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Hangul (which translates to “great script”) is the official alphabet of the Korean language. Unlike Chinese, it’s phonetic, meaning it’s made up of letters that can be sounded out rather than characters that have to be memorized. At first sight, the script may come across as incomprehensible, but the alphabet itself is actually quite easy to learn. For some, it can be mastered in just a day. Knowing the alphabet will make traveling in Korea much easier, even if you don’t speak Korean, as you’ll be able to recognize food names on menus and destinations on street signs.
Thanks to the country’s amazing public transportation system, it’s incredibly easy (and cheap) to get around. When you arrive, pick up a T-Money card, which can be used on public buses and subways in several different metropolitan cities. It also saves travelers the hassle of purchasing single journey subway tickets for every ride, and provides discounts on rides during transfers. Taxis are just about everywhere and fares, which are calculated based on time and distance, are inexpensive. Avoid black or “deluxe” taxis, which charge a premium for reportedly better services.
At restaurants in Korea, servers will let you eat you meal without interruption, until you call them over to let them know that you need something, like second servings of galbi or another bottle of beer. This can be done in two ways. First, you can shout “Yogiyo!” which mean’s, “I’m here!” Or, at some places, you can simply push the call button, a convenient summoning device built right into the table. When you’re ready to pay, take your bill (which is usually left on the table) straight to the counter.
Despite the generally good service provided at restaurants (and everywhere, really), tipping is not required or expected. Cab drivers, hairdressers, porters and bellboys are certainly grateful for tips, but the culture is simply not practiced among Koreans. If you do decide to tip, the amount is entirely up to you.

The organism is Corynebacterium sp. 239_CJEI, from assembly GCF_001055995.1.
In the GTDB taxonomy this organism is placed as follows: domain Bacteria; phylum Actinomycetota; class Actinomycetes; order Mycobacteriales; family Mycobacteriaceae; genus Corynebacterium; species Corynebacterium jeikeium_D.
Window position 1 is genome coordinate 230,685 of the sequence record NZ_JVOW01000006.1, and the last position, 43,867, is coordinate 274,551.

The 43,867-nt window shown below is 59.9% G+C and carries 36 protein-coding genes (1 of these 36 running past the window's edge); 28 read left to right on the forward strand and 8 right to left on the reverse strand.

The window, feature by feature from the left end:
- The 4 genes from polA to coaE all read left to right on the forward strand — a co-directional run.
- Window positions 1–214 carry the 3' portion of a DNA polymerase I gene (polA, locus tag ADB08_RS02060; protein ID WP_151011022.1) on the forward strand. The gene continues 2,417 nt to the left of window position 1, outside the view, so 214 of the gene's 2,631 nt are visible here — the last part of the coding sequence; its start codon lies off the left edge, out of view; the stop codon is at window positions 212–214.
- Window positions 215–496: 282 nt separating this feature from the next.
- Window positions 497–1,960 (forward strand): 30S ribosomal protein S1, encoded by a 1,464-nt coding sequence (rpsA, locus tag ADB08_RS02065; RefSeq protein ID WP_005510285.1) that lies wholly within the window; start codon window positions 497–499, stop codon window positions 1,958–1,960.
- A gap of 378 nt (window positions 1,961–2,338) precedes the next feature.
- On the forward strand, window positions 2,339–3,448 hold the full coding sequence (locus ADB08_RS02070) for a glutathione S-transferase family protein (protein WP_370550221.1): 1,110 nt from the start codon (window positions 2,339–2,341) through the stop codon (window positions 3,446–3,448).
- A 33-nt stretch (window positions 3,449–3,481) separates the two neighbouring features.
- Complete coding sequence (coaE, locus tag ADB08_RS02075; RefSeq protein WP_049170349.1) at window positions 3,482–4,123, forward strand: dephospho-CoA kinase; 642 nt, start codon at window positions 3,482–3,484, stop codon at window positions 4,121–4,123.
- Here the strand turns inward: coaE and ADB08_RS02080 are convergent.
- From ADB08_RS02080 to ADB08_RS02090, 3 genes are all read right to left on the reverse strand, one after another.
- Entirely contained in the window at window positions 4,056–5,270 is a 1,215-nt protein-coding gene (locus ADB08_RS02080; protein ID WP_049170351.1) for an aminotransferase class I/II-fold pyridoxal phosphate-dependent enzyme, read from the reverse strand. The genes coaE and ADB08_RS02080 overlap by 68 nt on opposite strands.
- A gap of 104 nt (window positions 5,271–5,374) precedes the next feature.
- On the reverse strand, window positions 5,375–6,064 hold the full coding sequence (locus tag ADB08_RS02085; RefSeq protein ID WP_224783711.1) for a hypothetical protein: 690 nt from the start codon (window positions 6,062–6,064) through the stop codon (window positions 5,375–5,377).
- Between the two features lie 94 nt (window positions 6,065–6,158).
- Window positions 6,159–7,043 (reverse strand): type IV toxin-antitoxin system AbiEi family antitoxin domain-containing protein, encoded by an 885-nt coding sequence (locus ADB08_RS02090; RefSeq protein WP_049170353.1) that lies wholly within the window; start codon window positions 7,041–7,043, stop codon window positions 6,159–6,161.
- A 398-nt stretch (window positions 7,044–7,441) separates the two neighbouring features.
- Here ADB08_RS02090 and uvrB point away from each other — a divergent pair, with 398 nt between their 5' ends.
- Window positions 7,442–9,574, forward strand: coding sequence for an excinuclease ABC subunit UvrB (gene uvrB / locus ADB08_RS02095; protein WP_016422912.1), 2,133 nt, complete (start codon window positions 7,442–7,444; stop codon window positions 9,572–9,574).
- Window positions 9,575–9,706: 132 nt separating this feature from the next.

Even though many public bathrooms boast Western-style toilets, it’s not uncommon to come across the squatty potty. When using it, make sure the tips of your shoes line up with the front of the porcelain to avoid unwanted splashing. Other toilets might be equipped with a remote control like operating system that has the ability to initiate a bidet or warm the toilet seat. In some older buildings, the toilet paper dispenser is located on the outside of the restroom entrance, so be sure to take enough before going into the stall. Toss used toilet paper into a trash bin rather than flushing it, as the toilet may get clogged.
South Korea has one of the lowest crime rates in the modern world. While its metropolitan areas are not free of petty thieves, con artists and drunken brawlers, they remain mostly safe at any hour of the day so long as you remain vigilant of your surroundings and keep a low profile.
That said, it should be noted that some of the country’s legal adjudications are, at times, unfairly biased against international visitors and residents. Should a Korean accost you at a bar, walk away. If you hit him back, you might find yourself incarcerated, as the law is likely to side with the Korean nearly every time.
It should be noted that many Korean bathrooms do not have a bathtub or enclosed shower. Instead, there is a shower head attached the wall of the same room. While this helps to economize space, it can create a bit of a mess, so communal shower shoes are often available in places like budget hotels. If you’re weird about sharing shoes with strangers, be sure to bring a pair of your own.
With a population of over 25 million, there is simply no room for personal space in Seoul, or any other Korean metropolis. As a result, pushing and shoving are not uncommon. If anything, they’re the norm, and not seen as rude gestures. So if you happen to find yourself being elbowed in the subway or pushed while you’re waiting in line for the bathroom, don’t take it personally.
The exchange of gifts is an important part of Korean life – both in personal and business relationships – and is closely linked to showing respect, maintaining harmony and being courteous. If you are invited to someone’s home, it is customary to bring a small gift, such as flowers or a bottle of wine, to show your graciousness. Gifts are given with two hands, and are never opened in front of the giver.
South Korea is a vibrant, modern, highly technological state. Despite this, the nation still revolves around traditional customs and values, including Confucianism, a system that promotes social harmony and governs all the interactions – however small they may be – between families, friends, colleagues and even strangers. Newcomers may not recognize the subtleties of the ancient structure, but can quickly learn the basics. Speak politely to elders (the Korean language has a specific honorific speech just for this), always accept when offered a shot of soju, and wait for your boss to eat first before digging into dinner.